Over the last few weeks, however, the timetable argument has been undermined by dissension within industry itself. Most notably, Ralph Izzo, chairman of the Newark, N.J.-based utility Public Service Enterprise Group, wrote a letter to the Wall Street Journal in which he said that companies have known for decades that the mercury rule would take effect and some, like his, have already installed the needed equipment on their coal-fired plants.

“EPA’s proposed clean-air rules will have a modest impact on plant retirements,” Izzo wrote in a rebuttal to a story in the newspaper. “Regulations are not the death knell you would have everyone believe, but provide a clear path for responsible coal generation. Action is long overdue.”

About a dozen states have already approved rules to cut mercury and other toxins. Industry has argued that the health benefits of reducing mercury through a federal standard are overstated.
But Walke said the estimated public health effects have played a considerable role so far in getting the administration to stick to the standards it proposed in March. People get exposed to mercury mainly by eating contaminated fish. Mercury exposure damages the developing brains of fetuses and children.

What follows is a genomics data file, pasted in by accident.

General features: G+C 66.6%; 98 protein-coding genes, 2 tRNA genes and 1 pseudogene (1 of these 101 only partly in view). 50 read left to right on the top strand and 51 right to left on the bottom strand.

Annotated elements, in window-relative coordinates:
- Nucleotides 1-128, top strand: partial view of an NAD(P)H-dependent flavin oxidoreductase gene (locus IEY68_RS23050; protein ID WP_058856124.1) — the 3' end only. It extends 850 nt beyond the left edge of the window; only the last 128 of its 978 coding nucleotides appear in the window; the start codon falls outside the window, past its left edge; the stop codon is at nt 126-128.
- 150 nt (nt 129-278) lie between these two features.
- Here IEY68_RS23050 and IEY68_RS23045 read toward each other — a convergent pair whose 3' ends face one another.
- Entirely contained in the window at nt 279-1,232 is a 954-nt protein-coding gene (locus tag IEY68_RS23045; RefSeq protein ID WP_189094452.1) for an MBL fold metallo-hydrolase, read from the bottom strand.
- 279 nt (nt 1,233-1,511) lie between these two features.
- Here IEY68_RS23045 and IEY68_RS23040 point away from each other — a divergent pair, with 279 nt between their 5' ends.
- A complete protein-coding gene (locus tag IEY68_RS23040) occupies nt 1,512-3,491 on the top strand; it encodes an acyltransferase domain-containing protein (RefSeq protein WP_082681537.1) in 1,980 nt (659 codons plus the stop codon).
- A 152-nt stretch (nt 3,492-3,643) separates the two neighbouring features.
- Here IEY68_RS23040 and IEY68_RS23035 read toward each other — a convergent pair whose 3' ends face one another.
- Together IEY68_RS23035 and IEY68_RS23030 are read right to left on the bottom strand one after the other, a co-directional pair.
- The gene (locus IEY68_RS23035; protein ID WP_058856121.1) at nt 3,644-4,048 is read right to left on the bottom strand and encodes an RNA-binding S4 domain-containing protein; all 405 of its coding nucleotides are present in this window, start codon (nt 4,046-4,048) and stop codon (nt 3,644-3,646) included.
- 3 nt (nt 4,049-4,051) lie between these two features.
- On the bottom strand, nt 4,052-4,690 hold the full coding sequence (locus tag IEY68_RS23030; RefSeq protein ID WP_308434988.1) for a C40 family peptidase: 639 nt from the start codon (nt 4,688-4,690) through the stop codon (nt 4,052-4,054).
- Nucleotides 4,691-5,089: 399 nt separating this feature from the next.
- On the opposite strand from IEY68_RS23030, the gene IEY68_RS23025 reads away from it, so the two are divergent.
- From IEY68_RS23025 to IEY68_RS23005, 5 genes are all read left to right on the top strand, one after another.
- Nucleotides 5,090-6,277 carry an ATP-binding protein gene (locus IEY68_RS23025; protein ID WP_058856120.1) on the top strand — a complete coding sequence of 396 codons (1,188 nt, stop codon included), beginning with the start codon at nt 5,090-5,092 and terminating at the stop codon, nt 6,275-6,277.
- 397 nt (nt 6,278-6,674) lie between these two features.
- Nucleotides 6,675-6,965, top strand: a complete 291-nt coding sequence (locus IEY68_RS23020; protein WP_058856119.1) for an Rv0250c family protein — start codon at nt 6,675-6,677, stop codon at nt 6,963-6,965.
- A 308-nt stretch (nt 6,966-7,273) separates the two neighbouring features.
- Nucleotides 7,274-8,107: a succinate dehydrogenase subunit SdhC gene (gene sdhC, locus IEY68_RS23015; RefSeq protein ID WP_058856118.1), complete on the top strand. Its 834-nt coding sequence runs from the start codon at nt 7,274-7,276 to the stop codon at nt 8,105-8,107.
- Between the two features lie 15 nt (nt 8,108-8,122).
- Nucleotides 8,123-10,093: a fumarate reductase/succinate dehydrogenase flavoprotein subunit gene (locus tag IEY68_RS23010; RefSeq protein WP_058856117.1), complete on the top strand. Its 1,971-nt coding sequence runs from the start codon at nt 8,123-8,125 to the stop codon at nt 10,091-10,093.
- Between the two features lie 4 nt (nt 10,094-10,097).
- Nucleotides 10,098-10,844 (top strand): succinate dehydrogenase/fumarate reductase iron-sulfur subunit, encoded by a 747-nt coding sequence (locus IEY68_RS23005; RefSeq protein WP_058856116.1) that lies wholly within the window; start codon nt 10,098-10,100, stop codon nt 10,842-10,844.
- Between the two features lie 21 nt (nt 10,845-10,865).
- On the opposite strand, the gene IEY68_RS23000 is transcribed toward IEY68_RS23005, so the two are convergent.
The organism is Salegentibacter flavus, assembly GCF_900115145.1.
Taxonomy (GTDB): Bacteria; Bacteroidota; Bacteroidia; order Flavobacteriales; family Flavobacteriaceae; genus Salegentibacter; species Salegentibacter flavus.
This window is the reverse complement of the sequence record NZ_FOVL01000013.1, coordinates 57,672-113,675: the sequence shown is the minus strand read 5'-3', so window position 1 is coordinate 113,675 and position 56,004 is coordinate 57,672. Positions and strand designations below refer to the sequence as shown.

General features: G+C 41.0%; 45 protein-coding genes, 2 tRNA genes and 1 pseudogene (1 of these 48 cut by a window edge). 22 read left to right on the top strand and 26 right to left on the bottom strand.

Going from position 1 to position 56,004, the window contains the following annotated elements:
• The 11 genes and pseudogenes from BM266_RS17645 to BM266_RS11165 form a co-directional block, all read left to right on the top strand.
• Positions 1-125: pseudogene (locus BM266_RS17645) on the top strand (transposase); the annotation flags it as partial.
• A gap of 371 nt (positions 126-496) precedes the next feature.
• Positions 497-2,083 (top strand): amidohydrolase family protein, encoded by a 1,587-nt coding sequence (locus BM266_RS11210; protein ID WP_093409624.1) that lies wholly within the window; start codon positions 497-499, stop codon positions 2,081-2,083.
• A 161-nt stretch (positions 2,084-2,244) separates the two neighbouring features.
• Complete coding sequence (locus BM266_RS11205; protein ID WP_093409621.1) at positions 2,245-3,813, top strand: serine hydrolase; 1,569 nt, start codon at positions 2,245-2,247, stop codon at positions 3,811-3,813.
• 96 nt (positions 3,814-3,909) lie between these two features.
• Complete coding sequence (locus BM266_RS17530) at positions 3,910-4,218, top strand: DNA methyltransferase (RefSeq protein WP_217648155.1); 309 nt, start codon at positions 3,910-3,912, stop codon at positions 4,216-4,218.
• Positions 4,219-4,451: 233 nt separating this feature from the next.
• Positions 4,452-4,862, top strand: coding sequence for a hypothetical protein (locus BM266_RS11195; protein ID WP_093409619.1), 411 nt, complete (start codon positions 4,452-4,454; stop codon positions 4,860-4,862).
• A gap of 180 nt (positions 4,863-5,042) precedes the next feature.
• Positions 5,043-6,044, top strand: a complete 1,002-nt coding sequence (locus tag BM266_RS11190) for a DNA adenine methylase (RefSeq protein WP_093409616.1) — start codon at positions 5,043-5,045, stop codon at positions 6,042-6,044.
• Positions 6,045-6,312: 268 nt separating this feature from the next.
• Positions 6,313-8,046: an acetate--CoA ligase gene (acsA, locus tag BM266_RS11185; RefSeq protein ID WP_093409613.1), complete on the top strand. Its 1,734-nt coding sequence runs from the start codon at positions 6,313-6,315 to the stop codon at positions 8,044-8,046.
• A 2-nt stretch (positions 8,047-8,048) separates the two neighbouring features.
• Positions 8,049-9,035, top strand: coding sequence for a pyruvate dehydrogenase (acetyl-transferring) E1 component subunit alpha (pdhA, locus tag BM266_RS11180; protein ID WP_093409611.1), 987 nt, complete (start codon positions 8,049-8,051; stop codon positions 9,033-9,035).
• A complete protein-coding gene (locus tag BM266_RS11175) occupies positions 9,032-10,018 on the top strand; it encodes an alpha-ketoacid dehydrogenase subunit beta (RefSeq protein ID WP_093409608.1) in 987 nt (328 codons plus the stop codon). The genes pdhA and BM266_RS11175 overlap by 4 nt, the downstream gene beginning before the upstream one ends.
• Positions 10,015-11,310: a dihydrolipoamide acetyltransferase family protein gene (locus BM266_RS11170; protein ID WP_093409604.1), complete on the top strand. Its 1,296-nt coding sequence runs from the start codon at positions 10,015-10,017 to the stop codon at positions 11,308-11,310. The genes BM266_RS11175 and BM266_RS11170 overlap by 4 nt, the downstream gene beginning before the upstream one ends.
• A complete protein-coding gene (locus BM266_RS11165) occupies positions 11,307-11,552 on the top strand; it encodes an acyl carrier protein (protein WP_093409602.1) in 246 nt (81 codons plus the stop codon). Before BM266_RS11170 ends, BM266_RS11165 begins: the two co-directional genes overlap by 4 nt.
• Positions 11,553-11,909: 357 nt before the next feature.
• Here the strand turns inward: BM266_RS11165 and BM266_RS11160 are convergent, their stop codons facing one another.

The EPA estimates that by 2016, the proposed rules could avert between 6,800 to 17,000 premature deaths annually, a greater benefit than most other federal health and environmental rules are estimated to achieve.
©2011 Tribune Co.

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5 Responses to U.S. to impose sharp limits on mercury emissions

  1. Observer Reply Report comment

    December 17, 2011 at 4:28 pm